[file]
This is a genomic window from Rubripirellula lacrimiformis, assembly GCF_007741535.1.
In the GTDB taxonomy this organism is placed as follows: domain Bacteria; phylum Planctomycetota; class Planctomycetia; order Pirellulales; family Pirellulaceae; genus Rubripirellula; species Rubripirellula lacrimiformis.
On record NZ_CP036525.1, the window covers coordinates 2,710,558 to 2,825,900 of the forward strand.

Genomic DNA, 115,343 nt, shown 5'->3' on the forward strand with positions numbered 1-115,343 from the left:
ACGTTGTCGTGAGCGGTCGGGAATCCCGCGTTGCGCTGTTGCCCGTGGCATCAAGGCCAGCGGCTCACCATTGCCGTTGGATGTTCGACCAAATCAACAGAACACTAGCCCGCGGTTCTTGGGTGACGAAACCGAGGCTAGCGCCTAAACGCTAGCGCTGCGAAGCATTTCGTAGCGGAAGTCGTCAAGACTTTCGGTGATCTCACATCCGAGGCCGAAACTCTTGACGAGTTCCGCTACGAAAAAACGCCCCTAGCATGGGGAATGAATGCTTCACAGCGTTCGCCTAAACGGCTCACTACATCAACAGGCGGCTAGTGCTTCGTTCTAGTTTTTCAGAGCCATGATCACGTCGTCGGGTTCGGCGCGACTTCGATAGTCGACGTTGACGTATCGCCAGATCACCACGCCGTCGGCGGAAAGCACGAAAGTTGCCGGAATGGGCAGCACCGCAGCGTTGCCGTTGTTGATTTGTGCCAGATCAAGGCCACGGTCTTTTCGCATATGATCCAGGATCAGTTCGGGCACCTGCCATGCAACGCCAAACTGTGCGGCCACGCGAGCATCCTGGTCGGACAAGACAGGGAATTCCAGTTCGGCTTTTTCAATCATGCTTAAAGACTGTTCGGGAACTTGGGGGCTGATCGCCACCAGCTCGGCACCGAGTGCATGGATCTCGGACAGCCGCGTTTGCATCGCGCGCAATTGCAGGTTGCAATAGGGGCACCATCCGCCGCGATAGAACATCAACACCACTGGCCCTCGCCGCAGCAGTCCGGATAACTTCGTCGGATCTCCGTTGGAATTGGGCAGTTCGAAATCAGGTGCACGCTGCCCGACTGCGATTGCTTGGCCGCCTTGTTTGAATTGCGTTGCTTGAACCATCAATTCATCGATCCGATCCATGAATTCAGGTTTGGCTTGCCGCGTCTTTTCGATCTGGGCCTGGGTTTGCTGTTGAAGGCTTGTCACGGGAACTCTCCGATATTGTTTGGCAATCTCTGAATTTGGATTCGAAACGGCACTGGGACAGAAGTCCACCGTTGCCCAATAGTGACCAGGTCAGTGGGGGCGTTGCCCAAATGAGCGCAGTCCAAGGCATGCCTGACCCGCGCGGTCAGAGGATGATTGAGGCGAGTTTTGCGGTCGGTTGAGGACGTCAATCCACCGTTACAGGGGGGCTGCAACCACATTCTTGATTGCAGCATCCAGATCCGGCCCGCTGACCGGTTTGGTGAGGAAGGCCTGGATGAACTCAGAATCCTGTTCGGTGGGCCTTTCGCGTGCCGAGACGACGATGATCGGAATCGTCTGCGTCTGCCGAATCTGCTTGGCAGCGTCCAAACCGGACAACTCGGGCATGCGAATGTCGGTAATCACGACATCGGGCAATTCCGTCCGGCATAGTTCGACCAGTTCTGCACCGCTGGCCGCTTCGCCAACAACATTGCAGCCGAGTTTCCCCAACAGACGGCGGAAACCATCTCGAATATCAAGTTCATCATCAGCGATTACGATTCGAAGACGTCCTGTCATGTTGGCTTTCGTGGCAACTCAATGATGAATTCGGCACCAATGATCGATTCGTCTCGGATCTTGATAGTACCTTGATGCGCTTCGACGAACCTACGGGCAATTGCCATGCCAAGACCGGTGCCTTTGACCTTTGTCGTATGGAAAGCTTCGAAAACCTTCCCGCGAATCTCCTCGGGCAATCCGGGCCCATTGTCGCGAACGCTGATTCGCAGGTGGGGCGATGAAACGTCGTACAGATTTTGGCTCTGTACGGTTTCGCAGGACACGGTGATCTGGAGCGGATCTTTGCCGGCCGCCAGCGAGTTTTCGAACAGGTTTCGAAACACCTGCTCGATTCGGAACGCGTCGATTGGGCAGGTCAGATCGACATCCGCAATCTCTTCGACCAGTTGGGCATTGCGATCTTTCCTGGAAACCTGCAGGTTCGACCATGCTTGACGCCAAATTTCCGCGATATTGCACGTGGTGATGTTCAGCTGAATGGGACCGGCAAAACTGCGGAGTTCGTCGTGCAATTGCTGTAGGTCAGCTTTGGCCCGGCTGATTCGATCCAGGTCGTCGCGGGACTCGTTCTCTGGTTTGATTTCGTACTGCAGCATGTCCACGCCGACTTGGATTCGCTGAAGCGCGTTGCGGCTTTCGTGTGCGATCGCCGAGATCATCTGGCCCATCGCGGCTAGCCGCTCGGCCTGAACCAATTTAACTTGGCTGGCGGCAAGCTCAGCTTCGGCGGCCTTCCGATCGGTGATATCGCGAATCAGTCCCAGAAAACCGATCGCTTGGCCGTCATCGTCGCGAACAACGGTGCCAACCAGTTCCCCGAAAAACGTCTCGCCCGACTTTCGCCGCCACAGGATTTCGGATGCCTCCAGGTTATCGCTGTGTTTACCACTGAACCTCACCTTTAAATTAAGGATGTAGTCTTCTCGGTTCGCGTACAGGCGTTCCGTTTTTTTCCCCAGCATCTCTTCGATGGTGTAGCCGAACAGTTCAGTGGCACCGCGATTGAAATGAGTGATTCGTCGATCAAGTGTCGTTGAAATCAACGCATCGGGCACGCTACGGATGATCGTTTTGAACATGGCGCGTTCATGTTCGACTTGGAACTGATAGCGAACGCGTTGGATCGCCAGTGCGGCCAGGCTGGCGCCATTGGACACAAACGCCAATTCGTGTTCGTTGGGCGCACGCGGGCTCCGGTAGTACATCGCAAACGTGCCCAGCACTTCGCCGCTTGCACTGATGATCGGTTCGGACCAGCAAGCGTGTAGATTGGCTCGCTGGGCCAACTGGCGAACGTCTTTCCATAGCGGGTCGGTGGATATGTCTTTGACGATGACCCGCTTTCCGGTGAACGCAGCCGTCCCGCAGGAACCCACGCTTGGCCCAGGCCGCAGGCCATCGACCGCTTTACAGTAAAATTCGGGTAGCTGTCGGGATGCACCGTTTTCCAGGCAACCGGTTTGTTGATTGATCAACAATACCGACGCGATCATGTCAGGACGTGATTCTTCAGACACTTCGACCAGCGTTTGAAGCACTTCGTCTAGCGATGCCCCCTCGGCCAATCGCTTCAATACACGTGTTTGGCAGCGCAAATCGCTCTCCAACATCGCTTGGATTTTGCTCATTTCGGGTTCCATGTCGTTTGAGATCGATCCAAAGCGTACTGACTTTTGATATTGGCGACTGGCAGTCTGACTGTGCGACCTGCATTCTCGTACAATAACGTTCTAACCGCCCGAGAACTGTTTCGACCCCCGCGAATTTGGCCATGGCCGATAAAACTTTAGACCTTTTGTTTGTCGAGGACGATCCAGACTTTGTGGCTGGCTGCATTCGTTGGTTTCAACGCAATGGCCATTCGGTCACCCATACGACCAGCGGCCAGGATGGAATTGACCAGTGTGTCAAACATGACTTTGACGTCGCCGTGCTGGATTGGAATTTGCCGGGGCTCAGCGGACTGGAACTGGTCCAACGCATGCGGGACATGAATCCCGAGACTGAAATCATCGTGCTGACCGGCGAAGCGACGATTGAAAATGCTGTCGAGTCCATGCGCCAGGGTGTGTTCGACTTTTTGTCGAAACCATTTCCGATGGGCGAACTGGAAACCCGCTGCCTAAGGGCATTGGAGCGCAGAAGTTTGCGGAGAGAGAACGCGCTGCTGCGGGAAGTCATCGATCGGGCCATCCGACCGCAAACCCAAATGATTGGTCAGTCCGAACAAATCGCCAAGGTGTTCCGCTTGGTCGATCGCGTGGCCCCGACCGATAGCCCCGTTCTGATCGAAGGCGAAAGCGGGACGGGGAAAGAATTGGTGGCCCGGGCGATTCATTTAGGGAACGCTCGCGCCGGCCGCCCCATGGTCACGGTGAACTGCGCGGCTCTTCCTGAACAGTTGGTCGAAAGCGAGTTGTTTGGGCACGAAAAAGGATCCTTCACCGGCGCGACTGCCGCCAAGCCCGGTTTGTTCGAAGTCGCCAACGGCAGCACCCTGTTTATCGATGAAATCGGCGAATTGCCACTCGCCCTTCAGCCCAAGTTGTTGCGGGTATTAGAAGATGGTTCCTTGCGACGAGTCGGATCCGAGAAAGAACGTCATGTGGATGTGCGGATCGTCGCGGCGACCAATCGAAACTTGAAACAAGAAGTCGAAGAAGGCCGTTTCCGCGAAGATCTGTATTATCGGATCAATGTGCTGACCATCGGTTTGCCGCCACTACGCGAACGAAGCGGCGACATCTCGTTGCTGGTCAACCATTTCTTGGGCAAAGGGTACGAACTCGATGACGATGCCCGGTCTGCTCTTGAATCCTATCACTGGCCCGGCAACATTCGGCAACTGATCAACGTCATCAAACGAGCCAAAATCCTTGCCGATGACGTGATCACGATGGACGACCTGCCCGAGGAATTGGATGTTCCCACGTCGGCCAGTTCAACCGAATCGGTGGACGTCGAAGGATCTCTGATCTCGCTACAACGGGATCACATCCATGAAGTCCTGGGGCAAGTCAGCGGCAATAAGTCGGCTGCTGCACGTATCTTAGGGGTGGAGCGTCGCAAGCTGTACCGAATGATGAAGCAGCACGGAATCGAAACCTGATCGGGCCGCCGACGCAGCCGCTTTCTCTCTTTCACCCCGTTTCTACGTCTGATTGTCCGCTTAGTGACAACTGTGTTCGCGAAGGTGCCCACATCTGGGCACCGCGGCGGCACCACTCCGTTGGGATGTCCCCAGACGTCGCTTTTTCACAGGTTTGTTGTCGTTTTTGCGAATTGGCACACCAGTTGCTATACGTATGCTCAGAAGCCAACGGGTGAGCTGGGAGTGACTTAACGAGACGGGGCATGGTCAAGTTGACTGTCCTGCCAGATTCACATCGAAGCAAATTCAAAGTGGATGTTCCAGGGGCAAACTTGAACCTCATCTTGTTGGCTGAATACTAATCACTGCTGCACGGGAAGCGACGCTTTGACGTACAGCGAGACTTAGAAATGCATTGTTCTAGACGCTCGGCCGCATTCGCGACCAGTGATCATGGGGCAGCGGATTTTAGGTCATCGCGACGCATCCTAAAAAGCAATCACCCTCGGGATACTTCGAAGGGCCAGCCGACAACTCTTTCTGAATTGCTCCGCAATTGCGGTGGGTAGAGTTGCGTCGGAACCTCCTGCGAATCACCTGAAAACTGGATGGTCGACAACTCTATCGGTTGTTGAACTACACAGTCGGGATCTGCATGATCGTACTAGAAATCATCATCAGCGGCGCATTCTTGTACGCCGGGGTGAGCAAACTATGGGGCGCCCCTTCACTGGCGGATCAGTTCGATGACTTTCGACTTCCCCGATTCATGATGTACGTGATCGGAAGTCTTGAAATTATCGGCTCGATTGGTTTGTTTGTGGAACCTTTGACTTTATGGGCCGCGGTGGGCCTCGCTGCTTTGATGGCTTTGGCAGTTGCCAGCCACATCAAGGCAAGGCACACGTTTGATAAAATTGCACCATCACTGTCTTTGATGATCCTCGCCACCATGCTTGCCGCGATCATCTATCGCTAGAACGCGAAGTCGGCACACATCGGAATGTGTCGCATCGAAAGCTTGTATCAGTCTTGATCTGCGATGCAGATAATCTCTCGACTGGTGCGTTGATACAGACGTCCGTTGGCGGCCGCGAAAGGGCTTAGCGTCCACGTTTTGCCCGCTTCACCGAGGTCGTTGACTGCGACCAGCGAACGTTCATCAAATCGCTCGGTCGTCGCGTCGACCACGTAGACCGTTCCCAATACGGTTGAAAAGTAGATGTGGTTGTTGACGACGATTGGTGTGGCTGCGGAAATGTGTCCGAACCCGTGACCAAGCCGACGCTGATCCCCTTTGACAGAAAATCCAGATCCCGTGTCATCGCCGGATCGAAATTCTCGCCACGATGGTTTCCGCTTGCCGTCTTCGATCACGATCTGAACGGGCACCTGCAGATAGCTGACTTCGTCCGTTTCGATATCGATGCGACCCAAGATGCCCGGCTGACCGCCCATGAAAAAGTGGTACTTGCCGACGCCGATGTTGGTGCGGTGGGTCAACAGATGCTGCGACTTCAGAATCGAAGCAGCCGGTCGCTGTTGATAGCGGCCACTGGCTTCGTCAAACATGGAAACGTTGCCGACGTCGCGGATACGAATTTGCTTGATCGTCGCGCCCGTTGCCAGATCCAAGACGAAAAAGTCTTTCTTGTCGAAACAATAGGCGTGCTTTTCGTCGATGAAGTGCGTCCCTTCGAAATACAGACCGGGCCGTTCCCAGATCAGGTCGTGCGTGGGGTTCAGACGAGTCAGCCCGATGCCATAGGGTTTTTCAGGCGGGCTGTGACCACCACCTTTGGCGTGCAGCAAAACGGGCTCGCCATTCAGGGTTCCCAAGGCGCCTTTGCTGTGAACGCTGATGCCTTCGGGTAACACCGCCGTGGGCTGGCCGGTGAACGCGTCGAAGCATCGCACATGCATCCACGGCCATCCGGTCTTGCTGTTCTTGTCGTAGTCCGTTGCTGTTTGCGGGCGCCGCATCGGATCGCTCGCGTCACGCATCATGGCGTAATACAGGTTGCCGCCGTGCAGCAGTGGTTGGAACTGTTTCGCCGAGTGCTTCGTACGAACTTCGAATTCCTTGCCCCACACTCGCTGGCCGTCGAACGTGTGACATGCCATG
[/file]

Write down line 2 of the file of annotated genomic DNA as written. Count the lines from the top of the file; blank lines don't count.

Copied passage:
In the GTDB taxonomy this organism is placed as follows: domain Bacteria; phylum Planctomycetota; class Planctomycetia; order Pirellulales; family Pirellulaceae; genus Rubripirellula; species Rubripirellula lacrimiformis.